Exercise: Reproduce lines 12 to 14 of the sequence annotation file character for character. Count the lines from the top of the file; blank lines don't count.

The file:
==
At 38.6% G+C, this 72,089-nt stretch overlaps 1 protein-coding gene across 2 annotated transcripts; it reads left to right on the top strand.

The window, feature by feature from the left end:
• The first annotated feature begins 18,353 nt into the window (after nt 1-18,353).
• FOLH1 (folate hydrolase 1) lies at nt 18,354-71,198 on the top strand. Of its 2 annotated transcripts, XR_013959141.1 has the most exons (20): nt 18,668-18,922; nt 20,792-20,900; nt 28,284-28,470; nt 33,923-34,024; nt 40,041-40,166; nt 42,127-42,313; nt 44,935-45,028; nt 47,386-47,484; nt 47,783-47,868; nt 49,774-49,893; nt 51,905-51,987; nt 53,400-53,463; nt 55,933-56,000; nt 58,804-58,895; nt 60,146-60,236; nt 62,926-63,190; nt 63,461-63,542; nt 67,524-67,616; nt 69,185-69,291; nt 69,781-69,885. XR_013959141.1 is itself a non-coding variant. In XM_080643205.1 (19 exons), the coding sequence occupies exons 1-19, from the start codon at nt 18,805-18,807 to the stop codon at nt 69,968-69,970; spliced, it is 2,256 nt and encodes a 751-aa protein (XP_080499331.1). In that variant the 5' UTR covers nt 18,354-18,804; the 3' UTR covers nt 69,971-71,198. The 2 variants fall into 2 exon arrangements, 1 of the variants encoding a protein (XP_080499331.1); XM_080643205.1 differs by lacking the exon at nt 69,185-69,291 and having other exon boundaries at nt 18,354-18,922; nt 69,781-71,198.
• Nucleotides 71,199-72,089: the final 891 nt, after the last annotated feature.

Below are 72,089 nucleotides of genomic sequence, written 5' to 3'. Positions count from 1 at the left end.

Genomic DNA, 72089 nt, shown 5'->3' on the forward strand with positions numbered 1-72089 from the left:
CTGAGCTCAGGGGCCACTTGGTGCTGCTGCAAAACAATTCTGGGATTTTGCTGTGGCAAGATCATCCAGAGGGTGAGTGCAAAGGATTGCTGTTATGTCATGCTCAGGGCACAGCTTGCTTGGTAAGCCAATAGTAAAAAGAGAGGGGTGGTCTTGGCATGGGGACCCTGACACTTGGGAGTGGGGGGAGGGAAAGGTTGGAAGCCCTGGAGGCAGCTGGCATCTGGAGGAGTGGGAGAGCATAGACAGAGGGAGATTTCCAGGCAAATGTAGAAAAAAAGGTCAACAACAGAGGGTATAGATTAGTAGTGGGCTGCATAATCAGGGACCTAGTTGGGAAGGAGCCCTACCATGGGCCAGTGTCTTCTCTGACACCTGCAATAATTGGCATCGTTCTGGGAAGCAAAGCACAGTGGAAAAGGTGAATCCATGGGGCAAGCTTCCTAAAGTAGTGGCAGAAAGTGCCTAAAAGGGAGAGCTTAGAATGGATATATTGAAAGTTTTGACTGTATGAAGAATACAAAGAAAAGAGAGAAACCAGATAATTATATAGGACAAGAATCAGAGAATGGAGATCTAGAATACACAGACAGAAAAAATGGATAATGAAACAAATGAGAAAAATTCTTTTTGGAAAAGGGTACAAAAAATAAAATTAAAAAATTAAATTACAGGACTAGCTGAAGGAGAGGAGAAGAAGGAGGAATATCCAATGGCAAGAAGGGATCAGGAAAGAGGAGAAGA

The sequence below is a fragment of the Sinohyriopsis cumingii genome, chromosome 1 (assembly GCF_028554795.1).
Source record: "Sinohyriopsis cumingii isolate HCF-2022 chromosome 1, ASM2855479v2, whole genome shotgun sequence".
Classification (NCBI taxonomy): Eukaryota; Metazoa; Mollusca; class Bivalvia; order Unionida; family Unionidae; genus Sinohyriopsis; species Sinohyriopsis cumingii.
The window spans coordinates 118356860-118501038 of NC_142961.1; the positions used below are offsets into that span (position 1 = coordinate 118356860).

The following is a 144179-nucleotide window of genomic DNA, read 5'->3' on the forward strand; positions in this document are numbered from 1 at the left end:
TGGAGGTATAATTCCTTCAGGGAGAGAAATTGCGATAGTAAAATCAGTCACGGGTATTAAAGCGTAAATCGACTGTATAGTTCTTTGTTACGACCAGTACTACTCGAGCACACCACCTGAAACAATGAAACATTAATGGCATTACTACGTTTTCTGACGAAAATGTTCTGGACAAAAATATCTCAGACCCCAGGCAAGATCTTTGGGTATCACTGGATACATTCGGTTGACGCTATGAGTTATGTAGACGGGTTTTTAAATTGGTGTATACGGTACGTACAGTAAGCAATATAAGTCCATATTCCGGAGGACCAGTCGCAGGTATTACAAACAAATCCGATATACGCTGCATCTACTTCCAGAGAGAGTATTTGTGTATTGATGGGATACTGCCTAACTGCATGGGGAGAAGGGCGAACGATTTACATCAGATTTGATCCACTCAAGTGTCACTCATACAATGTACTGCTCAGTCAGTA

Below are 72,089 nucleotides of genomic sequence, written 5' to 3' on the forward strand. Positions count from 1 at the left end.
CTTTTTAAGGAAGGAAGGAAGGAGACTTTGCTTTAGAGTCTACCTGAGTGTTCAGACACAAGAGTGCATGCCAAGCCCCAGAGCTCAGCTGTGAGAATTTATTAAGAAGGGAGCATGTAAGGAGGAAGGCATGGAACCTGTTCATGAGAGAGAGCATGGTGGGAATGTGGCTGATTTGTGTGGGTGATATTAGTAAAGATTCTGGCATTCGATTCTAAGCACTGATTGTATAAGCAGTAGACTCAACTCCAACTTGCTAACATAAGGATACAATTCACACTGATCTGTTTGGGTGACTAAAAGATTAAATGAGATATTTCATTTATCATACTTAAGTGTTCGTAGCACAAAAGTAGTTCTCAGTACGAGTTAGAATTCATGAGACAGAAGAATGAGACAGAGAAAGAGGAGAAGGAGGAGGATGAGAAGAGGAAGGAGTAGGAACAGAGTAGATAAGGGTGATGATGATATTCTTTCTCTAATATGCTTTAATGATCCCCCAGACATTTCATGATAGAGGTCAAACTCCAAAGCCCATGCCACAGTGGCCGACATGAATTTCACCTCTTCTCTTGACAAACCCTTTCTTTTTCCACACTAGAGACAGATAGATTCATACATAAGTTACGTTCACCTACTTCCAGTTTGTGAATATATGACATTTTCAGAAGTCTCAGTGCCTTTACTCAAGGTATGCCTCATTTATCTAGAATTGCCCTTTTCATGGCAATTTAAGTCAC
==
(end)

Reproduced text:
The window spans coordinates 118356860-118501038 of NC_142961.1; the positions used below are offsets into that span (position 1 = coordinate 118356860).

The following is a 144179-nucleotide window of genomic DNA, read 5'->3' on the forward strand; positions in this document are numbered from 1 at the left end:
TGGAGGTATAATTCCTTCAGGGAGAGAAATTGCGATAGTAAAATCAGTCACGGGTATTAAAGCGTAAATCGACTGTATAGTTCTTTGTTACGACCAGTACTACTCGAGCACACCACCTGAAACAATGAAACATTAATGGCATTACTACGTTTTCTGACGAAAATGTTCTGGACAAAAATATCTCAGACCCCAGGCAAGATCTTTGGGTATCACTGGATACATTCGGTTGACGCTATGAGTTATGTAGACGGGTTTTTAAATTGGTGTATACGGTACGTACAGTAAGCAATATAAGTCCATATTCCGGAGGACCAGTCGCAGGTATTACAAACAAATCCGATATACGCTGCATCTACTTCCAGAGAGAGTATTTGTGTATTGATGGGATACTGCCTAACTGCATGGGGAGAAGGGCGAACGATTTACATCAGATTTGATCCACTCAAGTGTCACTCATACAATGTACTGCTCAGTCAGTA